Mark Giovanini, MD, is a neurosurgeon with NeuroMicroSpine, a Pensacola, Fla.-based spine practice focused on minimally invasive spinal procedures.
The practice has developed a comprehensive sacroiliac joint treatment program under the company RoboticSIfuse. The concept of RoboticSIfuse is to create a forum for physicians and patients to identify, diagnose and comprehensively treat SI joint dysfunction. RoboticSIfuse.com is a website intended to identify practitioners specializing in treating SI joint dysfunction and educating patients on this specific problem. The practice utilizes two freestanding ASCs for interventional pain and surgical procedures done minimally invasively with robotic spine technology.
In the last five years Dr. Giovanini has performed more than 3,500 outpatient spine, same day surgeries including one level TLIF and ALIF, up to three-level anterior cervical discectomy and fusions, cervical disc arthroplasty, coflex microdecompressions and multilevel lumbar laminectomies. Sacroiliac dysfunction has been the newest addition to the ASC space performing pain management, neuroablative, and specifically robotic SI fusion procedures. Regenerative medicine has also been recently incorporated to complete the comprehensive package available in the ASC space.
SI joint dysfunction is a growing area of concern, and could make up around 20 percent of the spine market by 2021, according to the North American Spine Society. Dr. Giovanini performs sacroiliac joint fusion procedures using the Mazor Renaissance portable robotic system and Medtronic's Rialto cages. He has performed more than 100 cases in the outpatient setting. His procedures take the posterior approach, rather than lateral, employing threaded cages to allow for immediate fixation and early ambulation with minimal postoperative pain and muscle damage. The robot allows for customization of trajectory for each individualized anatomy and is highly accurate and reproducible.
"The lateral approach can be more painful because surgeons have to access the surgical site through the gluteal muscles which also is a more difficult robotic trajectory," said Dr. Giovanini. "The robotic technology and threaded cage allows us to perform SI joint fusions with the minimally invasive approach in a safe and reproducible way." This makes the procedure safe, efficient and accurate.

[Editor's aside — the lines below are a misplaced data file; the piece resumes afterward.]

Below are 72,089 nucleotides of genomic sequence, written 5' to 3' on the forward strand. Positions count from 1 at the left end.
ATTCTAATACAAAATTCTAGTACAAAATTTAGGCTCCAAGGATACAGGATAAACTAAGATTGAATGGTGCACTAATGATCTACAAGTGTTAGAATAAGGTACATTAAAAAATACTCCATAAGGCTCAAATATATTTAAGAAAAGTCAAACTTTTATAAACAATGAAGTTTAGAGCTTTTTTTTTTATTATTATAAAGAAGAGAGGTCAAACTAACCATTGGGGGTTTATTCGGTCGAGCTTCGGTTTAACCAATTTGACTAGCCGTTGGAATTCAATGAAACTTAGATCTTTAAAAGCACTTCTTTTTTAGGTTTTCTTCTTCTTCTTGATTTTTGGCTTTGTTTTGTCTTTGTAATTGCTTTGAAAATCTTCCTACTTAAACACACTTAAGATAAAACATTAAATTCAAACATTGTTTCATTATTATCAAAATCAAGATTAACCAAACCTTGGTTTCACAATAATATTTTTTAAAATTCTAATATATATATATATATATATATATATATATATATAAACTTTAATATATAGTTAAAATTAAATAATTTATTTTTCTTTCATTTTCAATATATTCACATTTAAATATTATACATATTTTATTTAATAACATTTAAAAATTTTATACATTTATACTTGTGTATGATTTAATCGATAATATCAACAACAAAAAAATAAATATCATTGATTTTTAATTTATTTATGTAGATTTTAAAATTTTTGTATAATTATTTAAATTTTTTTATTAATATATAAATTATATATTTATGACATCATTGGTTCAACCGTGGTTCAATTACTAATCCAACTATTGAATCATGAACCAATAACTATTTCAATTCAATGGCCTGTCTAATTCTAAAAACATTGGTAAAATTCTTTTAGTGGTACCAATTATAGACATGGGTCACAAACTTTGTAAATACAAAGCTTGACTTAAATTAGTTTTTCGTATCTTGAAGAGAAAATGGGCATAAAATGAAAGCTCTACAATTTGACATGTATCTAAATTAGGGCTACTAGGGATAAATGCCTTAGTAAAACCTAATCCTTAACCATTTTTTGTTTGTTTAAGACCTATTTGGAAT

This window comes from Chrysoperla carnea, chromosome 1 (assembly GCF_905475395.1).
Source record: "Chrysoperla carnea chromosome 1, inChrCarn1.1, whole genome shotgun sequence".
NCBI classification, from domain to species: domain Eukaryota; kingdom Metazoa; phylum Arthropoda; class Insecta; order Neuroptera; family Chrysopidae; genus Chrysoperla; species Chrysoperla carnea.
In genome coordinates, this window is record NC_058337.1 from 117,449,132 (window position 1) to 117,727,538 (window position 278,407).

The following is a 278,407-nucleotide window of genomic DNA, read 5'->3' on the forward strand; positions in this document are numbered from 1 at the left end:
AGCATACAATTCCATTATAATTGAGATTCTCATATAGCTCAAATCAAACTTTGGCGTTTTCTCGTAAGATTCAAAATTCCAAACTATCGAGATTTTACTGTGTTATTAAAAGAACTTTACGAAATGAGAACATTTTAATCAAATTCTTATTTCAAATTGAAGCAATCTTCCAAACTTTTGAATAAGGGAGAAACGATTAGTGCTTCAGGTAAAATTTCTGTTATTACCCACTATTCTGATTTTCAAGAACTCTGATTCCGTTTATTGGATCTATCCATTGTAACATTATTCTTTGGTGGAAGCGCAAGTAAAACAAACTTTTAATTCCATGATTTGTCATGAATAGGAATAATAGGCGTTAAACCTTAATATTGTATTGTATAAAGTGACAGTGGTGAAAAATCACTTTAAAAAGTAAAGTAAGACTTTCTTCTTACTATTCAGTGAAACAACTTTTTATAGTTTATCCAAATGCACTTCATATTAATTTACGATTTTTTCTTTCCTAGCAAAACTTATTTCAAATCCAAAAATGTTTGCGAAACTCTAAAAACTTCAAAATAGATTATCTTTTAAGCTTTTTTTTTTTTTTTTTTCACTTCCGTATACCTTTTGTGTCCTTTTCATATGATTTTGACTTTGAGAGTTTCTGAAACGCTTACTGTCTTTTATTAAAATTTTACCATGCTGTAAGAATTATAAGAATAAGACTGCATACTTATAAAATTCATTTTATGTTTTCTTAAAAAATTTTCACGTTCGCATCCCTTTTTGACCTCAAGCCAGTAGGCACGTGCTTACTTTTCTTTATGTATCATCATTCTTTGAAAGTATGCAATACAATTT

The robot in this procedure minimizes radiation substantially to the patient and the staff. "The variances in the anatomy of the SI joint is extremely variable," said Dr. Giovanini. "I could not do it without the robot. The case takes around 25 minutes now and is completely outpatient. Most importantly, I believe any surgeon can do it with minimal learning curve with robotic technology."
Furthermore, "Robotics removes the human error that can occur with fluoroscopy or other navigational systems."
Dr. Giovanini employs the Mazor/Medtronic Renaissance system in the outpatient space due to its low cost and size. The Renaissance system is efficient and cost effective for surgery centers and is time proven highly accurate. He employs the Mazor X for cases at the hospital requiring more complex procedures or for medical necessity.
From a financial standpoint robotic SI fusion is a very successful procedure for SI joint dysfunction and is extremely beneficial to the ASC both financially and from an outcome and complication prospective.
Dr. Giovanini is so confident in the technology and his outcomes that he offers to teach any surgeon — even others in his region — how to use the robotic system for minimally invasive SI joint fusions.
"The learning curve for this technology is super-fast," said Dr. Giovanini. "Everyone knows orthopedics and spine are moving into the outpatient space and surgeons will want a navigation or robotic system to improve outcomes. But it has to be economically feasible. The Renaissance system is feasible to use in the ASC."